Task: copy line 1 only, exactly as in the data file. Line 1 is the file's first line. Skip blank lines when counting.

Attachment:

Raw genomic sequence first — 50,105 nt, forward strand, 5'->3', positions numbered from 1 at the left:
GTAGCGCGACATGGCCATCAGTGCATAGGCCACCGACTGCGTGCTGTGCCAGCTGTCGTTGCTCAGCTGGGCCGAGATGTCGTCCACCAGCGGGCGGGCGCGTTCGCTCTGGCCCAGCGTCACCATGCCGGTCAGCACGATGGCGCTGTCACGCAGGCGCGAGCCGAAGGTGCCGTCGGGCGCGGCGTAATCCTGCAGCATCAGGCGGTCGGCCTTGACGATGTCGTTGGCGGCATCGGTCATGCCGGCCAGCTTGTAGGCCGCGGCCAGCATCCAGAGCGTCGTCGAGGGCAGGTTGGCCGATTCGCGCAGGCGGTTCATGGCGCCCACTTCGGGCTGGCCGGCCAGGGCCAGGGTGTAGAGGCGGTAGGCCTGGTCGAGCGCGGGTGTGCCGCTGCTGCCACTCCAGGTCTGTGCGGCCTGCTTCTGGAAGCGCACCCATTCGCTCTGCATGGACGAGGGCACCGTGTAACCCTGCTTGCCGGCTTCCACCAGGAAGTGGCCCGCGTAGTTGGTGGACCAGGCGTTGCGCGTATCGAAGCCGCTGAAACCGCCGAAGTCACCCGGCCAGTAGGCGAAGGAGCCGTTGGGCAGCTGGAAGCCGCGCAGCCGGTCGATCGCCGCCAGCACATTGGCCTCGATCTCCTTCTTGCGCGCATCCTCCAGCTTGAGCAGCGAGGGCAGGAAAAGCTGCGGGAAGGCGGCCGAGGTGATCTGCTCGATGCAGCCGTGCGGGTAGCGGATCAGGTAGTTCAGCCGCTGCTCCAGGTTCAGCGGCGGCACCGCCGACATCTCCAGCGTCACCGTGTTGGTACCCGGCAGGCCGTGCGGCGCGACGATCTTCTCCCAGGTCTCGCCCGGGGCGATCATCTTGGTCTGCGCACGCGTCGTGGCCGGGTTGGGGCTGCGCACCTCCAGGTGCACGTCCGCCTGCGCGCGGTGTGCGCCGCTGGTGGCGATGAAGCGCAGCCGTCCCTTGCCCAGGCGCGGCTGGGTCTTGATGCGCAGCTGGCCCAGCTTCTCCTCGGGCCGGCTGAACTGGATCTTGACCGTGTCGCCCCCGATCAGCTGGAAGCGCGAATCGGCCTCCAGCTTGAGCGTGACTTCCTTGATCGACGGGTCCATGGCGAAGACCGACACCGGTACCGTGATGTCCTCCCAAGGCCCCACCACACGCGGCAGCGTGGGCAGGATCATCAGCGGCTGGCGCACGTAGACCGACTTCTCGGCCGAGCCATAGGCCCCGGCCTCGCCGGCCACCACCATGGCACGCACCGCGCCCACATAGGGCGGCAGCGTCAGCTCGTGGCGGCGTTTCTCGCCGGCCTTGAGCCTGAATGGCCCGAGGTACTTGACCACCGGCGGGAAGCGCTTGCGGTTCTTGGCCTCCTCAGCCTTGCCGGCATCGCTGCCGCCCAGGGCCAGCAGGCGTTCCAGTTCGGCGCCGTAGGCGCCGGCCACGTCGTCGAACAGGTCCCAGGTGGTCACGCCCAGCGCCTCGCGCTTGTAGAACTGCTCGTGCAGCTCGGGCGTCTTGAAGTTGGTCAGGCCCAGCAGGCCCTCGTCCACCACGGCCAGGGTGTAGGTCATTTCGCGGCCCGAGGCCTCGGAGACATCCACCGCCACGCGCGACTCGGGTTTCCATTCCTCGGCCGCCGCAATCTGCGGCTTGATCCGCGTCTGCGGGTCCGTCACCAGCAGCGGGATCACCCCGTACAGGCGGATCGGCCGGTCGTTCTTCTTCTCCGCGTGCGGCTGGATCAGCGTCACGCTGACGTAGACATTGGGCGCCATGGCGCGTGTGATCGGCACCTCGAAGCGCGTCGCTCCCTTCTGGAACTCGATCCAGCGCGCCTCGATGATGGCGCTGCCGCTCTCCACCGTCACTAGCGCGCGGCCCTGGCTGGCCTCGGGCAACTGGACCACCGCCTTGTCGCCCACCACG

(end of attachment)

Raw genomic sequence first — 50,105 nt, forward strand, 5'->3', positions numbered from 1 at the left: